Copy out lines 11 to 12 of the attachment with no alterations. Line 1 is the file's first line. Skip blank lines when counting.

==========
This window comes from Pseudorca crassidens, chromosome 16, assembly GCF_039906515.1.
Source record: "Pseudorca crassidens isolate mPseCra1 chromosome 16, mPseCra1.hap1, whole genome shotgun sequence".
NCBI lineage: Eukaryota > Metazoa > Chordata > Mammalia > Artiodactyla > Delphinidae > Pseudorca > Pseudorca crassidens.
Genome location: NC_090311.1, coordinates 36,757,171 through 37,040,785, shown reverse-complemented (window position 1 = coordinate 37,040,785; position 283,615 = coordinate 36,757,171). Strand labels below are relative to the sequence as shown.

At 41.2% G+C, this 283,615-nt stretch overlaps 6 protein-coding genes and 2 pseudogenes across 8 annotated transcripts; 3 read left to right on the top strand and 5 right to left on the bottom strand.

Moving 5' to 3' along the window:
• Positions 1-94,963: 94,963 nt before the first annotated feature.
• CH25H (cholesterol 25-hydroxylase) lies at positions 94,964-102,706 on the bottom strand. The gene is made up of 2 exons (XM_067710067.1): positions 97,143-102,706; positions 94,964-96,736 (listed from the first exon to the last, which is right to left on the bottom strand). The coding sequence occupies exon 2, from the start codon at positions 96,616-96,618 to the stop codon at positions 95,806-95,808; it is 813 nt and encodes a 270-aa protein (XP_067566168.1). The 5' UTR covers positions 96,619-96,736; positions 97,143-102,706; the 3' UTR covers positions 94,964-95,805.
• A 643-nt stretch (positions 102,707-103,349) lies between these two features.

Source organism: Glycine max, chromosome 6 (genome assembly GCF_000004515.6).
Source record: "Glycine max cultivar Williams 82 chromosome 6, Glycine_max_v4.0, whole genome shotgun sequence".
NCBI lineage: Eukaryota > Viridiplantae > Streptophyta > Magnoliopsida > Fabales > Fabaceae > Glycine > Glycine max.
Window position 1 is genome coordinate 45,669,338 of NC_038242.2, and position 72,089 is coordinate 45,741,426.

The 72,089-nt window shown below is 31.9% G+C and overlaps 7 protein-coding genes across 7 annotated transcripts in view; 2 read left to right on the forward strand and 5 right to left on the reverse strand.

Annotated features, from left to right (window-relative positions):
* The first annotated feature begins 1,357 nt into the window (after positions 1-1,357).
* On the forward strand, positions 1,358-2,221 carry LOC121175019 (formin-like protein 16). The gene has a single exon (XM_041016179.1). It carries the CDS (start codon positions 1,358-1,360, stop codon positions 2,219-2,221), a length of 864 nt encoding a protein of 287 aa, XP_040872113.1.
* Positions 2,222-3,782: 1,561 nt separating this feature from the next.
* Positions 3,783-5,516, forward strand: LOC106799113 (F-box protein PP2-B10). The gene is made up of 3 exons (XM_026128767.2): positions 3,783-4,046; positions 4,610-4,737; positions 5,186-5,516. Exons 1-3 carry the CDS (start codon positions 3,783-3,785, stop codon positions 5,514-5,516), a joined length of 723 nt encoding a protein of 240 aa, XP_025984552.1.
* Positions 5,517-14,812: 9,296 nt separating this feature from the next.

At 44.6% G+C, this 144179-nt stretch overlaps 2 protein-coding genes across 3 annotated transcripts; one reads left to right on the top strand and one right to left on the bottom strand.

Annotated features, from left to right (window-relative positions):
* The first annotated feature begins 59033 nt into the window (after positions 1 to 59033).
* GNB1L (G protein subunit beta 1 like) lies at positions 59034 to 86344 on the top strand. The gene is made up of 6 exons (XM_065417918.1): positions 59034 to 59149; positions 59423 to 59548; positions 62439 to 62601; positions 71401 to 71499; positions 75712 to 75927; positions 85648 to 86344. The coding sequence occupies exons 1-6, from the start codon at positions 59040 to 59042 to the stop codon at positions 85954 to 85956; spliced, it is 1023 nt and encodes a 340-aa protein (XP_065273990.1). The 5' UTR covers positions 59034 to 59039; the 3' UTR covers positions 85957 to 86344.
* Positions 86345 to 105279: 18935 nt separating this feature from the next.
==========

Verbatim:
Source record: "Glycine max cultivar Williams 82 chromosome 6, Glycine_max_v4.0, whole genome shotgun sequence".
NCBI lineage: Eukaryota > Viridiplantae > Streptophyta > Magnoliopsida > Fabales > Fabaceae > Glycine > Glycine max.